04 Feb 2016

Australian Government proposes various changes to the Copyright Act

by Timothy Webb

The changes to the Copyright Act are designed to make the law easier for the disability, educational, libraries and archives sectors, and expand the scope of the safe harbour scheme to include online service providers.

The Australian Government has released for public comment an exposure draft of the Copyright Amendment (Disability Access and Other Measures) Bill that would amend the Copyright Act 1968 (Cth).

The Department of Communications and the Arts has stated that the changes are designed to:

  • streamline the educational statutory licence provisions, making it easier and simpler for educational institutions and copyright collecting societies to agree on licensing arrangements for the copying and communication of copyright material;
  • provide simple, clear rules for libraries, archives and key cultural institutions to make preservation copies of copyright material;
  • align the terms of protection for unpublished works with those for published works to provide libraries, archives and other cultural institutions with greater opportunities to use, and provide public access, to unpublished works; and
  • ensure that search engines, universities and libraries have safe harbour protection if they comply with conditions aimed at reducing online copyright infringement.

The expansion of the safe harbour scheme has been the subject of debate, industry submissions and Government consideration for many years, and is discussed further below.

Expanding the scope of the safe harbour scheme

Since 2005, carriage service providers (CSPs) have been able to limit the remedies available against them for copyright infringement relating to four categories of online activities by adhering to specified conditions in the so-called safe harbour scheme.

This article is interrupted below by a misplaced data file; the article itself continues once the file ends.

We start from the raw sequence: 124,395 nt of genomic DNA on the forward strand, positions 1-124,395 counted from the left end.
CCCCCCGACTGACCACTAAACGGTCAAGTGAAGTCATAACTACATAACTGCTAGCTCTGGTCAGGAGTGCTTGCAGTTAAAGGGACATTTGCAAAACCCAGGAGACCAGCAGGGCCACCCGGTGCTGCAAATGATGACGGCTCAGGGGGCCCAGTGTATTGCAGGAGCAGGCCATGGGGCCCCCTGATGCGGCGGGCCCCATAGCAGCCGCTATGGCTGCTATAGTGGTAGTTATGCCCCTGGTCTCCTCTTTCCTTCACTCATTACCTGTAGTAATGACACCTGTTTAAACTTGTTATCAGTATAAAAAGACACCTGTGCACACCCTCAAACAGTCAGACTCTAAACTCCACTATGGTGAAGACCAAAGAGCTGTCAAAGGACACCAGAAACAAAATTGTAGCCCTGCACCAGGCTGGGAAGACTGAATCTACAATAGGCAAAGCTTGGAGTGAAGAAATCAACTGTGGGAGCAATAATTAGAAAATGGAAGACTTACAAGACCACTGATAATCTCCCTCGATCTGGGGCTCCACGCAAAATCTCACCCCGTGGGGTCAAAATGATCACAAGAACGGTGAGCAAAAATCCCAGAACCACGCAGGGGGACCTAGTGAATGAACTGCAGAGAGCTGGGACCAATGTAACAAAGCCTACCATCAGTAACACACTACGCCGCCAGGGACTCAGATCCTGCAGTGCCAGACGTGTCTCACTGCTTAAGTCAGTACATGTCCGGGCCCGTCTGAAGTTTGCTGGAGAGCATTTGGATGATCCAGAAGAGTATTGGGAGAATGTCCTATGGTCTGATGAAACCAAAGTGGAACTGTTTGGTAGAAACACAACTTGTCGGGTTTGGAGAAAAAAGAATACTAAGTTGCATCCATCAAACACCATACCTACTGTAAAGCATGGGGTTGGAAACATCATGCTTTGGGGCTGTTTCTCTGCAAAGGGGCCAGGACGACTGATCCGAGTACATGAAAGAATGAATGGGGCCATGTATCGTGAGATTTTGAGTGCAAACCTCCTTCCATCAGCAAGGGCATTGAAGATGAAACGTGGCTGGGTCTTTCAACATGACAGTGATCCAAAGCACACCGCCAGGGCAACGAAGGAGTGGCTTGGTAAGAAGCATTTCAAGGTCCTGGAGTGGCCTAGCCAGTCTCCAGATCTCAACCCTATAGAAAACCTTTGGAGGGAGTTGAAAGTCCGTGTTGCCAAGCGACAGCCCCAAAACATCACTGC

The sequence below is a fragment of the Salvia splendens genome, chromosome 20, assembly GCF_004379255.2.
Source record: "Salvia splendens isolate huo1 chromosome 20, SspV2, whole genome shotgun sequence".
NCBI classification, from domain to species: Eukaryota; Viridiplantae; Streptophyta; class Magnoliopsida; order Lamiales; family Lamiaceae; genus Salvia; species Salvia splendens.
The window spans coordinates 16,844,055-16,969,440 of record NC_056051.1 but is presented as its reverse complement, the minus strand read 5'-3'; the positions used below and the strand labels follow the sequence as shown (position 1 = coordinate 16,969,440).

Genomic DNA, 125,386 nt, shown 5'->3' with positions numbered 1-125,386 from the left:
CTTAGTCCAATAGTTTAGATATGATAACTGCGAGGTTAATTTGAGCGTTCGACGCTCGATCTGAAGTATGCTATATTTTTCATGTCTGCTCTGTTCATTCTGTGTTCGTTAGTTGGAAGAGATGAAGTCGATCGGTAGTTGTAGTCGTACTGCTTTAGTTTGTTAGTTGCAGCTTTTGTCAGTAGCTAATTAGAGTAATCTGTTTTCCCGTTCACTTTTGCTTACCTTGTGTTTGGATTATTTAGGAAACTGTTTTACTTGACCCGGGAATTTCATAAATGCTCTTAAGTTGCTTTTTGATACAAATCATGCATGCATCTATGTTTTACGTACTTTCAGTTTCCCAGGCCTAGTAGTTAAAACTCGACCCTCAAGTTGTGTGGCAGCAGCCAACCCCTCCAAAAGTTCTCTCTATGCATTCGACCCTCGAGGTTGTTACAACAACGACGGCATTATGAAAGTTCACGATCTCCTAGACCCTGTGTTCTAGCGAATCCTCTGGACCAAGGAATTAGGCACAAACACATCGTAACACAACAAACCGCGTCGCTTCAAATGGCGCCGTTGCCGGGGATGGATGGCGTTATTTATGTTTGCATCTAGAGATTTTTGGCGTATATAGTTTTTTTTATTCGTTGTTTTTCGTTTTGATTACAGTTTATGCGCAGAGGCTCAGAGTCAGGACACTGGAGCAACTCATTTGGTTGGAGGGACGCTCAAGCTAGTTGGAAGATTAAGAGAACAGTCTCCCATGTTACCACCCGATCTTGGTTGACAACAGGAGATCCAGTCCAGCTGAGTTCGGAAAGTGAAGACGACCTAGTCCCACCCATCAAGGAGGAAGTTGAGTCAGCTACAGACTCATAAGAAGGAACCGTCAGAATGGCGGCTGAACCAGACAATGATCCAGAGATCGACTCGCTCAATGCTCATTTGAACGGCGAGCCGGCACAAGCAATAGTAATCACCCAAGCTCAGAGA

CSPs are persons who:

"supply, or propose to supply, a listed carriage service to the public using a network unit owned by one or more carriers, or a network unit in relation to which a nominated carrier declaration is in force."

The activities for which protection is available are:

  • Category A – providing facilities or services for the transmission of copyright material;
  • Category B – caching through an automated process;
  • Category C – storing copyright material at the direction of a user; and
  • Category D – referring users to an online location using information location tools.

There has been debate about whether the provisions of the safe harbour scheme cover a sufficient range of online service providers. The exposure draft of the Bill would expand the scheme to cover a broader range of entities, including educational institutions and other online services (such as online search engines, bulletin boards and cloud storage services).

To achieve this the Government has proposed a new definition of "service provider", which:

in relation to category A activities under the scheme — means:

"a provider of transmission, routing or connections for digital online communications without modification of their content between or among points specified by the user of material of the user’s choosing"

in relation to category B, C and D activities under the scheme — means:

"a provider or operator of facilities for online services or network access"

Notably, the scheme would not exclude such person or class of persons as the Minister may prescribe in the Regulations, as was proposed by the Government in a public consultation paper several years ago.

How can I make a submission?

The Department has released a Guiding Questions paper with background and context about the proposed amendments, and questions designed to guide submissions. The Department invites people and organisations interested in updating Australia's copyright laws to submit their views on these topics.

Submissions can be lodged via the Department's website or emailed to [email protected]

The consultation period ends on 12 February 2016.

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Clayton Utz communications are intended to provide commentary and general information. They should not be relied upon as legal advice. Formal legal advice should be sought in particular transactions or on matters of interest arising from this communication. Persons listed may not be admitted in all States and Territories.